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Hazard, H. W. (ed.) / Volume IV: The art and architecture of the Crusader states
(1977)

VI: The arts in Frankish Greece and Rhodes,   pp. 208-250 PDF (15.7 MB)


Page 217

Ch. VI FRANKISH GREECE 217 
century. The keep, which forms the southwest redoubt and is built on a point
where the natural defenses are at their strongest, follows the plan of Bodonitsa,
two courts with the tower on the dividing wall. About a mile away, on the
conical hill opposite Acrocorinth's main western defenses, can still be seen
the fortress of Mont Escové, now called Pendeskouphi, which was built
by Othon de la Roche as a base from which to conduct his siege of the citadel
in 1 205, and which is one of the earliest examples of the medieval keep
and outer wall that remain in Greece.10 From Corinth the routes branch south
to Argos or east over the rough country between the coast and Mt. Cyllene
and Mt. Chelmos into Achaea. On these wild defiles stood the castle of Kalavryta,
given to Othon of Tournai in 1208. Now completely ruined, it can still be
seen to have had an outer and inner enceinte, the former built amongst the
rocks of the hillside, with a keep at the highest point. 
 Patras, the main town of Achaea, was an ancient fortified site and has consistently
remained a port of some importance. William l'Aleman built a castle here
in the early part of the conquest, and the fortified enclosure with rectangular
projecting towers, dominating the plateau above the city, may preserve some
of his work, but for the greater part the ruins of Patras are Byzantine or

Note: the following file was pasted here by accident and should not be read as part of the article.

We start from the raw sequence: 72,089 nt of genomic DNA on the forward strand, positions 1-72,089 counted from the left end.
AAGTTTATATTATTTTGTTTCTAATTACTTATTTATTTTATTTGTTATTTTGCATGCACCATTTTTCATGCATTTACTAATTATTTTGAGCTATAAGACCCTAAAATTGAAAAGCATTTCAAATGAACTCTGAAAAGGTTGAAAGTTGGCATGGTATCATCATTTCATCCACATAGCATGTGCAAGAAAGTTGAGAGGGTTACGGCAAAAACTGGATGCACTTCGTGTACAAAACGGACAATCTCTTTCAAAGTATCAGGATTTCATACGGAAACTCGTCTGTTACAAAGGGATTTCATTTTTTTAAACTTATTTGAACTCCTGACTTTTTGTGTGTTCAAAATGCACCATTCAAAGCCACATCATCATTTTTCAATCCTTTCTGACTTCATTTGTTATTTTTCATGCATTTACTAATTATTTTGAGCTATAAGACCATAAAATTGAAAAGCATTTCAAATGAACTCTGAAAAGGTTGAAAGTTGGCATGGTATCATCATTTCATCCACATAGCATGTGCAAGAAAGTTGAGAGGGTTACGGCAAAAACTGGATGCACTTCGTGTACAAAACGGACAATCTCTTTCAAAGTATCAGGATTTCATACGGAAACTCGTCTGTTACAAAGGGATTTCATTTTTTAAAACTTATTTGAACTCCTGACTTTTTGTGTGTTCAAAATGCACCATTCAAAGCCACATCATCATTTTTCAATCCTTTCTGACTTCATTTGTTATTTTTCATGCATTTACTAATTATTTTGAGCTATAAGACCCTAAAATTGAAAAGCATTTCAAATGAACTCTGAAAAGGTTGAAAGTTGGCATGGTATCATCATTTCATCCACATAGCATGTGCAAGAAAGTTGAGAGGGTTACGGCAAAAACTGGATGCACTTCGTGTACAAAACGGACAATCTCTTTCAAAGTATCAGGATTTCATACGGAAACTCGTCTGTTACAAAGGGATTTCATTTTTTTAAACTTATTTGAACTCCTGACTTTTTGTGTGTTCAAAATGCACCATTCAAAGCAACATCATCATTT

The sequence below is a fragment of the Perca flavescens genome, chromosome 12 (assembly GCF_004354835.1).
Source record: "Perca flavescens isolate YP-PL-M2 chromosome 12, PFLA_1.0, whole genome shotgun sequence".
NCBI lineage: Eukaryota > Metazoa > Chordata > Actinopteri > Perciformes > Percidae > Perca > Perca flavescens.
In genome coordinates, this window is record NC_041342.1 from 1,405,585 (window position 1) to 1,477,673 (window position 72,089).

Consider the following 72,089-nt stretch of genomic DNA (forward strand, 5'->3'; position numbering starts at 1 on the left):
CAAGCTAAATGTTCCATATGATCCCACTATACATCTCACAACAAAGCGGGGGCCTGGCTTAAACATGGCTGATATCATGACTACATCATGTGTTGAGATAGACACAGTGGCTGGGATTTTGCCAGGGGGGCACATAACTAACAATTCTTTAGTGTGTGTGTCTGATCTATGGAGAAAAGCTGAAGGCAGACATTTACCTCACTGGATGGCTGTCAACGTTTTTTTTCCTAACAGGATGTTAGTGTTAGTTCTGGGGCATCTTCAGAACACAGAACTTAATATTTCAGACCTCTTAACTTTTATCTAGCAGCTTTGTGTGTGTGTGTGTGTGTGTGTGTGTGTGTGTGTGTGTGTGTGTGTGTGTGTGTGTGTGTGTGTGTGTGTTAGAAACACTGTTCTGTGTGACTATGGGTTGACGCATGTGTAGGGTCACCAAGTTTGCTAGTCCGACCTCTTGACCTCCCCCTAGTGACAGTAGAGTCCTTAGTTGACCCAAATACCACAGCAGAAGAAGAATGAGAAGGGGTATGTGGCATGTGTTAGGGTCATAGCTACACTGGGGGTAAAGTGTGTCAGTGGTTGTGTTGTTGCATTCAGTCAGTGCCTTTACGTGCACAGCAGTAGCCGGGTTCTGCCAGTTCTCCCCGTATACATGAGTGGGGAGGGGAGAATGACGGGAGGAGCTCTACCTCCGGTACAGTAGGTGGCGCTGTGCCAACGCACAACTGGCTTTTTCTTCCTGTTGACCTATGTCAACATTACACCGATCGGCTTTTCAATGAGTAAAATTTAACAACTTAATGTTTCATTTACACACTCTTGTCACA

Turkish. South of Patras was the castle of Chalandritsa belonging to the
Dramelay family, but even its site is today uncertain. 
 It was in the Morea that the great strength of the conquest centered. The
northern corner of Elis, the base of the Villehardouin power, was one of
the wealthiest and most enduring parts of the Frankish occupation. Andravida,
with its four churches, was the capital; Glarentsa, the port, with a circuit
of walls round the town, and a castle, now only a confused mass of rubble;
to the south Beauvoir (or Pontikokastron, above Katakolon) controlled the
other arm of the shallow bay, and now also lies in ruins, a mass of foundations
with the base of a tower still visible. Inland from Glarentsa the castle
of Clermont (Khloumoutsi or Castel Tornese) is better preserved. Situated
on a hill commanding a wide view of both sea and land, with a comparatively
gentle slope to the west whereas the southern and eastern sides are steep
and rocky, it consists of a hexagonal strong point on the summit with an
outer enceinte 
 10. R. Carpenter and A. Bon, The Defences of Acro-Corinth and the Lower
Town; vol. III, pt. 2 of Corinth: Results of Excavations Conducted by the
American School of Classical Studies at Athens (Cambridge, Mass., 1936);
Andrews, Castles of the Morea, pp. 134-145, and for Patras, pp. 116-129.


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